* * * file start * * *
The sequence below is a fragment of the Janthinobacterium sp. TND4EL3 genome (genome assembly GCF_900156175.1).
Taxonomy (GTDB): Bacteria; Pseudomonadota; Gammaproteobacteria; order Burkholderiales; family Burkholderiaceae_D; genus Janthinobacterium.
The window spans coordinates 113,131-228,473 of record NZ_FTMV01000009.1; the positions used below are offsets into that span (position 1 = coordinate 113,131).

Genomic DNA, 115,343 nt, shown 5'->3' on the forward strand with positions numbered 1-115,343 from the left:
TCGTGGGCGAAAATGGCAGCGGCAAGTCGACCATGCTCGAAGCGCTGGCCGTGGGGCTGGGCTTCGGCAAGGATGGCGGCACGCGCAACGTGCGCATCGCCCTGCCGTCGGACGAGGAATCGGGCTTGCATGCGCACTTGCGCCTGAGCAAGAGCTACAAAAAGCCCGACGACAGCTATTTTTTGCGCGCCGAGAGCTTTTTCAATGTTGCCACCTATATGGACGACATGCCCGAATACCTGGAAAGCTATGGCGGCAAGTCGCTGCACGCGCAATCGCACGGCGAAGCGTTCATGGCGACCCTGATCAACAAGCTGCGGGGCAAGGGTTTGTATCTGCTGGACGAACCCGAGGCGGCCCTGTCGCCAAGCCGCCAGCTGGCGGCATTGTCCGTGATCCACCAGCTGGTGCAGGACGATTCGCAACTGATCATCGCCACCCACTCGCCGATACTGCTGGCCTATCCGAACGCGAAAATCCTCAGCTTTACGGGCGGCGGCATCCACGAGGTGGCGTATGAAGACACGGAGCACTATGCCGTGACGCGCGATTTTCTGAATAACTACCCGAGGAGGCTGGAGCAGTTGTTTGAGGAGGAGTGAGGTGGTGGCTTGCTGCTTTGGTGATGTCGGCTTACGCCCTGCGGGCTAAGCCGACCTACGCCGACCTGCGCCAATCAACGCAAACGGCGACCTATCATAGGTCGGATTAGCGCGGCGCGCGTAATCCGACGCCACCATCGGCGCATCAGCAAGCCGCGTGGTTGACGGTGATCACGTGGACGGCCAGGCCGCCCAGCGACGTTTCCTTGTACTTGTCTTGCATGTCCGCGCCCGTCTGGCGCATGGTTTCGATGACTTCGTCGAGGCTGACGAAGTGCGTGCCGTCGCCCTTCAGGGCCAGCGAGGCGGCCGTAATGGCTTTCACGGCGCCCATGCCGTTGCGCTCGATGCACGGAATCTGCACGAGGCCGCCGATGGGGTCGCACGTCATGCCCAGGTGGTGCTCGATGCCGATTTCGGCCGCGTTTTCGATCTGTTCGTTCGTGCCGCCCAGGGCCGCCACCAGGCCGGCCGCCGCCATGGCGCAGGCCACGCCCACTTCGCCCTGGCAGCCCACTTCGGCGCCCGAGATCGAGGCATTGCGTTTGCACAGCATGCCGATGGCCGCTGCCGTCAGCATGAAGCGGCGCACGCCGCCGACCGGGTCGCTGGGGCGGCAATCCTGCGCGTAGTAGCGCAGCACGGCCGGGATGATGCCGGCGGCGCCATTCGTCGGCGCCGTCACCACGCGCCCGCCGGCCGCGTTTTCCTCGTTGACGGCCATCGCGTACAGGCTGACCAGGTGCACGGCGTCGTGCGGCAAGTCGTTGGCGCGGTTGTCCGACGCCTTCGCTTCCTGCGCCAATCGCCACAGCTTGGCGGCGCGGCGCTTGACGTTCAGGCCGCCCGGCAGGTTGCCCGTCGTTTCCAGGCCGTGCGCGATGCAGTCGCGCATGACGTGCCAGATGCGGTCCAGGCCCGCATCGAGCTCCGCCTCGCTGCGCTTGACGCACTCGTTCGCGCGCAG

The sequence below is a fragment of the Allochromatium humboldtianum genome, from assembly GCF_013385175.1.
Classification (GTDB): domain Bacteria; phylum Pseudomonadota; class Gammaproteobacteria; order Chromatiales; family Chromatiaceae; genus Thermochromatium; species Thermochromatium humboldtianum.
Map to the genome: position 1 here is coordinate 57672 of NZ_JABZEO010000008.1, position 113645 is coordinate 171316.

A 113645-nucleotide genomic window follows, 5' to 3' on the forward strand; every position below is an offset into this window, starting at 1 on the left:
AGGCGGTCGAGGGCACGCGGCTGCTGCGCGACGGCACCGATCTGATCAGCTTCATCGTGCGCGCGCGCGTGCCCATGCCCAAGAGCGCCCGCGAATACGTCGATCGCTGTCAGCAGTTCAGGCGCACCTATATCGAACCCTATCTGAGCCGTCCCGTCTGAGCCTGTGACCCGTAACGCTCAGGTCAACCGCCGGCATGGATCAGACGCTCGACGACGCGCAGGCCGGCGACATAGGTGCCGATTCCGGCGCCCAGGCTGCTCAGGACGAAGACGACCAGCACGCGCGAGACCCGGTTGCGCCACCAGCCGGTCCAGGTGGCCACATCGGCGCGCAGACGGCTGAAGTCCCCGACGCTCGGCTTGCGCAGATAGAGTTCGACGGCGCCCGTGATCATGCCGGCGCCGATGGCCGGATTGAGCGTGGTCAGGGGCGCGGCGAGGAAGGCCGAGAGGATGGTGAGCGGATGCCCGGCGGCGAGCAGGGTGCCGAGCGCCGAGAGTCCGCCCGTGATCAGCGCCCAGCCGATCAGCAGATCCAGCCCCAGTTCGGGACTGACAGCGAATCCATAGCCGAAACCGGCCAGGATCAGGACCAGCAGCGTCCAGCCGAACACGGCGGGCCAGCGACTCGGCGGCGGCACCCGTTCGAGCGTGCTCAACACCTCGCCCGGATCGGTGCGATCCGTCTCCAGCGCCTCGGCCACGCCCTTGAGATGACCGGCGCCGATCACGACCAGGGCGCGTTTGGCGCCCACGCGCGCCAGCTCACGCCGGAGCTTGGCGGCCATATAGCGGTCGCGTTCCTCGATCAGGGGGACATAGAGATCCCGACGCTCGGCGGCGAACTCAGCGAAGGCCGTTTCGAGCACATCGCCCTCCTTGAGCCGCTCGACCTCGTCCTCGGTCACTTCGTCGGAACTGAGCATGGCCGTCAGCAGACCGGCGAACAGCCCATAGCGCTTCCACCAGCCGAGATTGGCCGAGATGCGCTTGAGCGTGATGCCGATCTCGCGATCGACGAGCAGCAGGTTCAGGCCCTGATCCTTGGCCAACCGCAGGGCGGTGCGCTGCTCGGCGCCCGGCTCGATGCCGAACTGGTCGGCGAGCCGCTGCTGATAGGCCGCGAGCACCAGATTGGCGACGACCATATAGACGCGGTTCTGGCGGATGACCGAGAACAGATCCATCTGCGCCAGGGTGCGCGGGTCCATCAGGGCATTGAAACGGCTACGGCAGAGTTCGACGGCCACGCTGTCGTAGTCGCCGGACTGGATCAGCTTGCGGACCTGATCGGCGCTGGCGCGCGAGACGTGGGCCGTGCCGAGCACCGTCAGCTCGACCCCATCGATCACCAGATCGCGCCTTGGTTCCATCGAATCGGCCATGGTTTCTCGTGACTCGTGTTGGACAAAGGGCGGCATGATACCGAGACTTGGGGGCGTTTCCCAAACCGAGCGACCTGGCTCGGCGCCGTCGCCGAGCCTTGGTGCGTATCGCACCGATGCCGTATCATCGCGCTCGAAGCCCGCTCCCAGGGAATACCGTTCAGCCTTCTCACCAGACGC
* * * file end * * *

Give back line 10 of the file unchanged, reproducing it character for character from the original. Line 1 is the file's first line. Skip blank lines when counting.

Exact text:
AGGCGGTCGAGGGCACGCGGCTGCTGCGCGACGGCACCGATCTGATCAGCTTCATCGTGCGCGCGCGCGTGCCCATGCCCAAGAGCGCCCGCGAATACGTCGATCGCTGTCAGCAGTTCAGGCGCACCTATATCGAACCCTATCTGAGCCGTCCCGTCTGAGCCTGTGACCCGTAACGCTCAGGTCAACCGCCGGCATGGATCAGACGCTCGACGACGCGCAGGCCGGCGACATAGGTGCCGATTCCGGCGCCCAGGCTGCTCAGGACGAAGACGACCAGCACGCGCGAGACCCGGTTGCGCCACCAGCCGGTCCAGGTGGCCACATCGGCGCGCAGACGGCTGAAGTCCCCGACGCTCGGCTTGCGCAGATAGAGTTCGACGGCGCCCGTGATCATGCCGGCGCCGATGGCCGGATTGAGCGTGGTCAGGGGCGCGGCGAGGAAGGCCGAGAGGATGGTGAGCGGATGCCCGGCGGCGAGCAGGGTGCCGAGCGCCGAGAGTCCGCCCGTGATCAGCGCCCAGCCGATCAGCAGATCCAGCCCCAGTTCGGGACTGACAGCGAATCCATAGCCGAAACCGGCCAGGATCAGGACCAGCAGCGTCCAGCCGAACACGGCGGGCCAGCGACTCGGCGGCGGCACCCGTTCGAGCGTGCTCAACACCTCGCCCGGATCGGTGCGATCCGTCTCCAGCGCCTCGGCCACGCCCTTGAGATGACCGGCGCCGATCACGACCAGGGCGCGTTTGGCGCCCACGCGCGCCAGCTCACGCCGGAGCTTGGCGGCCATATAGCGGTCGCGTTCCTCGATCAGGGGGACATAGAGATCCCGACGCTCGGCGGCGAACTCAGCGAAGGCCGTTTCGAGCACATCGCCCTCCTTGAGCCGCTCGACCTCGTCCTCGGTCACTTCGTCGGAACTGAGCATGGCCGTCAGCAGACCGGCGAACAGCCCATAGCGCTTCCACCAGCCGAGATTGGCCGAGATGCGCTTGAGCGTGATGCCGATCTCGCGATCGACGAGCAGCAGGTTCAGGCCCTGATCCTTGGCCAACCGCAGGGCGGTGCGCTGCTCGGCGCCCGGCTCGATGCCGAACTGGTCGGCGAGCCGCTGCTGATAGGCCGCGAGCACCAGATTGGCGACGACCATATAGACGCGGTTCTGGCGGATGACCGAGAACAGATCCATCTGCGCCAGGGTGCGCGGGTCCATCAGGGCATTGAAACGGCTACGGCAGAGTTCGACGGCCACGCTGTCGTAGTCGCCGGACTGGATCAGCTTGCGGACCTGATCGGCGCTGGCGCGCGAGACGTGGGCCGTGCCGAGCACCGTCAGCTCGACCCCATCGATCACCAGATCGCGCCTTGGTTCCATCGAATCGGCCATGGTTTCTCGTGACTCGTGTTGGACAAAGGGCGGCATGATACCGAGACTTGGGGGCGTTTCCCAAACCGAGCGACCTGGCTCGGCGCCGTCGCCGAGCCTTGGTGCGTATCGCACCGATGCCGTATCATCGCGCTCGAAGCCCGCTCCCAGGGAATACCGTTCAGCCTTCTCACCAGACGC